• retaking the vows as part of performing the self-initiation (bdag-‘jug) of the Buddha-form (yi-dam) of our practice. We may only take the self-initiation if we have previously completed the serviceability retreat (las-rung) of that Buddha-form, during which we have repeated the relevant mantra at least a hundred thousand times and followed this by the appropriate fire-puja (sbying-sreg).

Further Detail

The Seven Conjoining Factors

The Drigung Kagyu master Rigdzin-chodrag (Kun-mkhyen Rig-‘dzin chos-grags), in Vajra Garland: Points in Which to Train with Regard to the Vows of Peerless Tantra (Bla-med rdo-rje theg-pa’i sdom-pa’i bslab-bya rdo-rje’i phreng-ba), lists seven conjoining factors (sbyor-ba bdun) that must be complete for a downfall from the tantric vows to occur:

  • being motivated by one of the three disturbing emotions,

  • knowing that to be that – this can be taken to mean discerning the action to be a fault, as in the four binding factors, or correctly discerning the basis for the action, as in the factors for karmic results to be the fullest,

  • not restraining the actions of our body or speech,

  • being parted from damaging – according to The Encyclopedia of Knowledge (Shes-bya kun-khyab), by the Rimey master Kongtrul (‘ Jam-mgon Kong-sprul Blo-gros mtha’-yas), this means there was too little damage, meaning interruption, made to the downfall’s being complete; in other words, if we apply opponents within three hours of transgressing the vows, this breaks or damages the infraction, but with this factor, we let more than three hours pass,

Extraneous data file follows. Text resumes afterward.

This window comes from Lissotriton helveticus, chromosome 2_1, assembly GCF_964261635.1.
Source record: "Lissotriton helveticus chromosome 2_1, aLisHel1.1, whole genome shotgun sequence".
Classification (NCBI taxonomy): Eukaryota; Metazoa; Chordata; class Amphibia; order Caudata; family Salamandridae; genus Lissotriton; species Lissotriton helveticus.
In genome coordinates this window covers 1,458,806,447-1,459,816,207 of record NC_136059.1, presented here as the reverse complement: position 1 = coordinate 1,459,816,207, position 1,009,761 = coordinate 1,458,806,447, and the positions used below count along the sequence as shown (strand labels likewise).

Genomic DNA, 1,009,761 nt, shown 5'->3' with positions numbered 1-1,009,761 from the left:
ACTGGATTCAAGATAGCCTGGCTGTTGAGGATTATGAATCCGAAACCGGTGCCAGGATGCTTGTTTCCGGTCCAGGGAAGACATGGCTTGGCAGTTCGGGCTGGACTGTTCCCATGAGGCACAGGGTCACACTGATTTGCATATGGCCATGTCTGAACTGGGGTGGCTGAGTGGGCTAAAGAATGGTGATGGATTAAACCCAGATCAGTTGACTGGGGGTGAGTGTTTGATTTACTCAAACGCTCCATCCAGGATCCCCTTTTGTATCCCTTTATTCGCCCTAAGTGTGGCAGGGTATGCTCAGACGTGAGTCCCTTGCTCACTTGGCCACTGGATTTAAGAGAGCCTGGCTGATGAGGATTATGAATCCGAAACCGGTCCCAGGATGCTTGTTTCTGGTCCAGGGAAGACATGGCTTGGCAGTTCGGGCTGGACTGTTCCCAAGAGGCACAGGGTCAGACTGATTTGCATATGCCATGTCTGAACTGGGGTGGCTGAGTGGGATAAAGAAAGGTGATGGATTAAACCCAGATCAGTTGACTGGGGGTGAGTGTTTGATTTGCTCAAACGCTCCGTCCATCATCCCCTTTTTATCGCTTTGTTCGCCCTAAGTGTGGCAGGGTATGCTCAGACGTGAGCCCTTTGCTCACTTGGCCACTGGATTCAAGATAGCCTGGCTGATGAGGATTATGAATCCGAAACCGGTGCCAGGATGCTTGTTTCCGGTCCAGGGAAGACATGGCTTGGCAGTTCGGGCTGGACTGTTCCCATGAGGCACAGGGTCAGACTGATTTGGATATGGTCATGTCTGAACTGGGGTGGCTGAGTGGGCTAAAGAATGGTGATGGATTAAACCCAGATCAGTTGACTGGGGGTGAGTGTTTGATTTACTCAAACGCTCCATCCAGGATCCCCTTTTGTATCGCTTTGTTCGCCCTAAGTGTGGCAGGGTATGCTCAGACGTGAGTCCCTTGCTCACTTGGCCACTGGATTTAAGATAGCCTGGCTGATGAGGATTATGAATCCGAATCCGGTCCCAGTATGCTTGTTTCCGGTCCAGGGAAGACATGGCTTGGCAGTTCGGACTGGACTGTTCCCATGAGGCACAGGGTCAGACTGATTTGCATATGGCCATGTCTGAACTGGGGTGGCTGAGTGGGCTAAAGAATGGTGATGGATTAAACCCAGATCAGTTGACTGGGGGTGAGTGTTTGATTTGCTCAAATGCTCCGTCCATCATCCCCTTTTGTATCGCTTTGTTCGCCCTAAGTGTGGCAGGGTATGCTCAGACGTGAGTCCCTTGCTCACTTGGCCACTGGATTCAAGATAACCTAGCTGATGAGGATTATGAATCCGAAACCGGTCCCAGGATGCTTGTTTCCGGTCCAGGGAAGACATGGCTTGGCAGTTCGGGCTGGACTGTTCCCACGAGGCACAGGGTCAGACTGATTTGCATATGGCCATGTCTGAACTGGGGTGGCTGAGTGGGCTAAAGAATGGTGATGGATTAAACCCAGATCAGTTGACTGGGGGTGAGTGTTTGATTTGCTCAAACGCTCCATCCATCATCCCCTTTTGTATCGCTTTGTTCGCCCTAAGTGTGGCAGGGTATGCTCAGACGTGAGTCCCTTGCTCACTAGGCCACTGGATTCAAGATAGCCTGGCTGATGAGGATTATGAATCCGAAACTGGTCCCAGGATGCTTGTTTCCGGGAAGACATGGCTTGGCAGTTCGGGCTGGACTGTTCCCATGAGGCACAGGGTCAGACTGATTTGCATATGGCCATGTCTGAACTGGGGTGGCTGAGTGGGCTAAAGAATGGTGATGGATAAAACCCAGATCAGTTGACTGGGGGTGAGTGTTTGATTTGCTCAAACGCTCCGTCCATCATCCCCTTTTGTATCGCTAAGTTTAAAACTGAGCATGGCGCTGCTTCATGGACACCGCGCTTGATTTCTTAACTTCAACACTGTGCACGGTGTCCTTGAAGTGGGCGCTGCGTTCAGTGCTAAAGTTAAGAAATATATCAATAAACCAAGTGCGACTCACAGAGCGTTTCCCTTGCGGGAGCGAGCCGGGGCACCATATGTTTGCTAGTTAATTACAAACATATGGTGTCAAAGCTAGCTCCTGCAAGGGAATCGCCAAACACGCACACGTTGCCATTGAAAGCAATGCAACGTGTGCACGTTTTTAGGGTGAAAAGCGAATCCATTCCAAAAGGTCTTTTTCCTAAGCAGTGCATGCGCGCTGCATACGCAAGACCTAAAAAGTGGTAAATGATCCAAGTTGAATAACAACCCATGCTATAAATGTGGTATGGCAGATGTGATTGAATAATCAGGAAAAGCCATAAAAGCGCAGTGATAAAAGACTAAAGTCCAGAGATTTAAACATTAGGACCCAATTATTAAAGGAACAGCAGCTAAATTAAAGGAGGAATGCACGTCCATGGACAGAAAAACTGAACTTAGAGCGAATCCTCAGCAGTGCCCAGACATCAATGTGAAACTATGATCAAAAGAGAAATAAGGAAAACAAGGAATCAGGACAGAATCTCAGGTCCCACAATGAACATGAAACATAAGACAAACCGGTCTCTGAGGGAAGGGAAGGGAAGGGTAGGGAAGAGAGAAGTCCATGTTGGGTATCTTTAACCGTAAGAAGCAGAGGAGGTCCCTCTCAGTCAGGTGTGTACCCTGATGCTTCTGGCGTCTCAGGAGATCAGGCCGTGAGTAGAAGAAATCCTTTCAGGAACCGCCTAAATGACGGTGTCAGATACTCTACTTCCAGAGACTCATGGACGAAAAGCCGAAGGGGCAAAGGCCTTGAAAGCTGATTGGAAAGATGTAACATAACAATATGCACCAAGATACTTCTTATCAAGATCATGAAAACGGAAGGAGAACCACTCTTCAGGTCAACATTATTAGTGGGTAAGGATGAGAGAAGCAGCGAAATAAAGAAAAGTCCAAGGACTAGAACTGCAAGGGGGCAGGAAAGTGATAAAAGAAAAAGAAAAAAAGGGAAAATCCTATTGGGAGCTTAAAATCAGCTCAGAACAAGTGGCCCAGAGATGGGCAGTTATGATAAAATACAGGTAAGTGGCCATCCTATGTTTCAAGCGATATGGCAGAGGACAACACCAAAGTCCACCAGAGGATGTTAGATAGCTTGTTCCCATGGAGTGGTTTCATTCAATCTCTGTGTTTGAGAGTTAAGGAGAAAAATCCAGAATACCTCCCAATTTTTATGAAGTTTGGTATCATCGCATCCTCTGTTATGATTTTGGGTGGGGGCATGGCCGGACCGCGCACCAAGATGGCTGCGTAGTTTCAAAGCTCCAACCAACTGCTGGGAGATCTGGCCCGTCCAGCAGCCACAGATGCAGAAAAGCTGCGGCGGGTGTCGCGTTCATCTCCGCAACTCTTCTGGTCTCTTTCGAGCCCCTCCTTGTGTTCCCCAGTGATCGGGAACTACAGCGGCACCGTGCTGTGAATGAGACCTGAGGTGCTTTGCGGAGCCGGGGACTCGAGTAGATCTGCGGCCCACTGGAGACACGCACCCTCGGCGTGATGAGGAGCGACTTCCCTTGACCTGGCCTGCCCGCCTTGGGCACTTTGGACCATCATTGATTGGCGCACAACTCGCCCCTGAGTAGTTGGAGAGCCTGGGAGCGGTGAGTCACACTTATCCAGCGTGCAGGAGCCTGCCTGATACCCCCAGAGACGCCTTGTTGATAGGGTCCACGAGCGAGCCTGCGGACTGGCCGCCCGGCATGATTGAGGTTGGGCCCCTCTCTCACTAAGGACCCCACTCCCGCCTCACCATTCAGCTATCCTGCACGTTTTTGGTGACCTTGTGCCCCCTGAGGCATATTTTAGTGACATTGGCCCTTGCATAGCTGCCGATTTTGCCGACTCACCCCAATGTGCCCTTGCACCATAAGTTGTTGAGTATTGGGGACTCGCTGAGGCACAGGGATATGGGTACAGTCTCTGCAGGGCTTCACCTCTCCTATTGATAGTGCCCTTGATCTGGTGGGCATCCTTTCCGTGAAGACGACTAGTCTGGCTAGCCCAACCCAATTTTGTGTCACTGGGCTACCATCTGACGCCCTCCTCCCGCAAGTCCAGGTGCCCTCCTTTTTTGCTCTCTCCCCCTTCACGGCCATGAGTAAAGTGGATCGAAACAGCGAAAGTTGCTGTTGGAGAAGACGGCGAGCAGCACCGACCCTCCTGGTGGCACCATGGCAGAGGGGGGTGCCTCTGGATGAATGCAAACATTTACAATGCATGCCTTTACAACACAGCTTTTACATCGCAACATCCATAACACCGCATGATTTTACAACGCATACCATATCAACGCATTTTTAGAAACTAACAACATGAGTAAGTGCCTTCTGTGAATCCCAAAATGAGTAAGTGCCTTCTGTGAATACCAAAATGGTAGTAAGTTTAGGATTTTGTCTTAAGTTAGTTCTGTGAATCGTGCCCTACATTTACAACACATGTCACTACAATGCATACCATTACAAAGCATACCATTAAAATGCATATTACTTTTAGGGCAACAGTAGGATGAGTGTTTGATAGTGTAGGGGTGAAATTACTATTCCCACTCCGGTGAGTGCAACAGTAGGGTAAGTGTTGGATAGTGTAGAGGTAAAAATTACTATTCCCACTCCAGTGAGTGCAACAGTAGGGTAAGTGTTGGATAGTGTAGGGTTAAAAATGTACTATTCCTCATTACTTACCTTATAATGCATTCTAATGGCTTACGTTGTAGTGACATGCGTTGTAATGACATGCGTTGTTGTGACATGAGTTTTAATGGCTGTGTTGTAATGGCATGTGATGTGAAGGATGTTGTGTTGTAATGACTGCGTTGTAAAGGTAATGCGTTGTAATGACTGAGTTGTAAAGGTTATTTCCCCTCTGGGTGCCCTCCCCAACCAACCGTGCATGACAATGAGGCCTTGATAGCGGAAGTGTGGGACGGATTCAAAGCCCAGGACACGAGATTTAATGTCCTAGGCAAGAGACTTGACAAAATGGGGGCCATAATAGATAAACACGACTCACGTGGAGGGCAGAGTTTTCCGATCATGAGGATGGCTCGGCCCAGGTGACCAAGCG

• having known (the action to be faulty), not regretting it,

  • rejoicing in it,

  • not being deceived in our nature – this means not being of unsound mind or deranged when committing the action.

Rigdzin-chodrag then adds as a further stipulation:

  • letting more than the (permissible) time pass before openly admitting (the downfall to our tantric master while he or she is still alive) and retaking the vows.

Kongtrul, on the other hand, includes both not regretting the action and rejoicing in it as one factor and counts letting more than the permissible time pass as the seventh in the list of the seven conjoining factors.

The permissible time period within which to openly admit a downfall and retake the tantric vows varies according to the level of tantric master from whom we have received the vows.